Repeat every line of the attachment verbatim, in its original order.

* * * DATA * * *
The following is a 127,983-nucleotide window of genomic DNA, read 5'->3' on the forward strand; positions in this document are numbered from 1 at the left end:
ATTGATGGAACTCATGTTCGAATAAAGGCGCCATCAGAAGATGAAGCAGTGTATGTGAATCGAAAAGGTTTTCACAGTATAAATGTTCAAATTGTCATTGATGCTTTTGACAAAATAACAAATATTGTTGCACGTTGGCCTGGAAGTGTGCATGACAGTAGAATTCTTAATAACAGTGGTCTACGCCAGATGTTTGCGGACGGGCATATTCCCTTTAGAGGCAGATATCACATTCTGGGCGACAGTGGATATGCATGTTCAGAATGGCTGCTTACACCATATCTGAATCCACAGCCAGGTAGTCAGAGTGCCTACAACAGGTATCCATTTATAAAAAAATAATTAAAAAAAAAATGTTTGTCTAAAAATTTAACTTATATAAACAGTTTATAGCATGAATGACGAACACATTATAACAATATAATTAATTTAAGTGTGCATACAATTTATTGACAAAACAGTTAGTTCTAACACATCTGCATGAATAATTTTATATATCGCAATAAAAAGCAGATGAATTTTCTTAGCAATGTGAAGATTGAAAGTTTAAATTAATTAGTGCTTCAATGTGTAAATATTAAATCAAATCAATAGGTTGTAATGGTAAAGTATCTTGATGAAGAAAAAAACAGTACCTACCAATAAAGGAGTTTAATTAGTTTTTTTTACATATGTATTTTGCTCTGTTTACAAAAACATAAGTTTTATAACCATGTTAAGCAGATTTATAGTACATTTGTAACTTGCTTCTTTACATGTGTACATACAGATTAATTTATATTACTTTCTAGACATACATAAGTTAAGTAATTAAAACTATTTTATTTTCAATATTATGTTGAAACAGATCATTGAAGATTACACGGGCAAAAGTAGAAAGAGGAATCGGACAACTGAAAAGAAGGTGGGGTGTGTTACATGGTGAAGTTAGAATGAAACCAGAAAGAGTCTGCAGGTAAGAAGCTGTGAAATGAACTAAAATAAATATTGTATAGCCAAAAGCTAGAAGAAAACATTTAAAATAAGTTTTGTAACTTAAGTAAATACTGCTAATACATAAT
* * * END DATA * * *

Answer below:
The following is a 127,983-nucleotide window of genomic DNA, read 5'->3' on the forward strand; positions in this document are numbered from 1 at the left end:
ATTGATGGAACTCATGTTCGAATAAAGGCGCCATCAGAAGATGAAGCAGTGTATGTGAATCGAAAAGGTTTTCACAGTATAAATGTTCAAATTGTCATTGATGCTTTTGACAAAATAACAAATATTGTTGCACGTTGGCCTGGAAGTGTGCATGACAGTAGAATTCTTAATAACAGTGGTCTACGCCAGATGTTTGCGGACGGGCATATTCCCTTTAGAGGCAGATATCACATTCTGGGCGACAGTGGATATGCATGTTCAGAATGGCTGCTTACACCATATCTGAATCCACAGCCAGGTAGTCAGAGTGCCTACAACAGGTATCCATTTATAAAAAAATAATTAAAAAAAAAATGTTTGTCTAAAAATTTAACTTATATAAACAGTTTATAGCATGAATGACGAACACATTATAACAATATAATTAATTTAAGTGTGCATACAATTTATTGACAAAACAGTTAGTTCTAACACATCTGCATGAATAATTTTATATATCGCAATAAAAAGCAGATGAATTTTCTTAGCAATGTGAAGATTGAAAGTTTAAATTAATTAGTGCTTCAATGTGTAAATATTAAATCAAATCAATAGGTTGTAATGGTAAAGTATCTTGATGAAGAAAAAAACAGTACCTACCAATAAAGGAGTTTAATTAGTTTTTTTTACATATGTATTTTGCTCTGTTTACAAAAACATAAGTTTTATAACCATGTTAAGCAGATTTATAGTACATTTGTAACTTGCTTCTTTACATGTGTACATACAGATTAATTTATATTACTTTCTAGACATACATAAGTTAAGTAATTAAAACTATTTTATTTTCAATATTATGTTGAAACAGATCATTGAAGATTACACGGGCAAAAGTAGAAAGAGGAATCGGACAACTGAAAAGAAGGTGGGGTGTGTTACATGGTGAAGTTAGAATGAAACCAGAAAGAGTCTGCAGGTAAGAAGCTGTGAAATGAACTAAAATAAATATTGTATAGCCAAAAGCTAGAAGAAAACATTTAAAATAAGTTTTGTAACTTAAGTAAATACTGCTAATACATAAT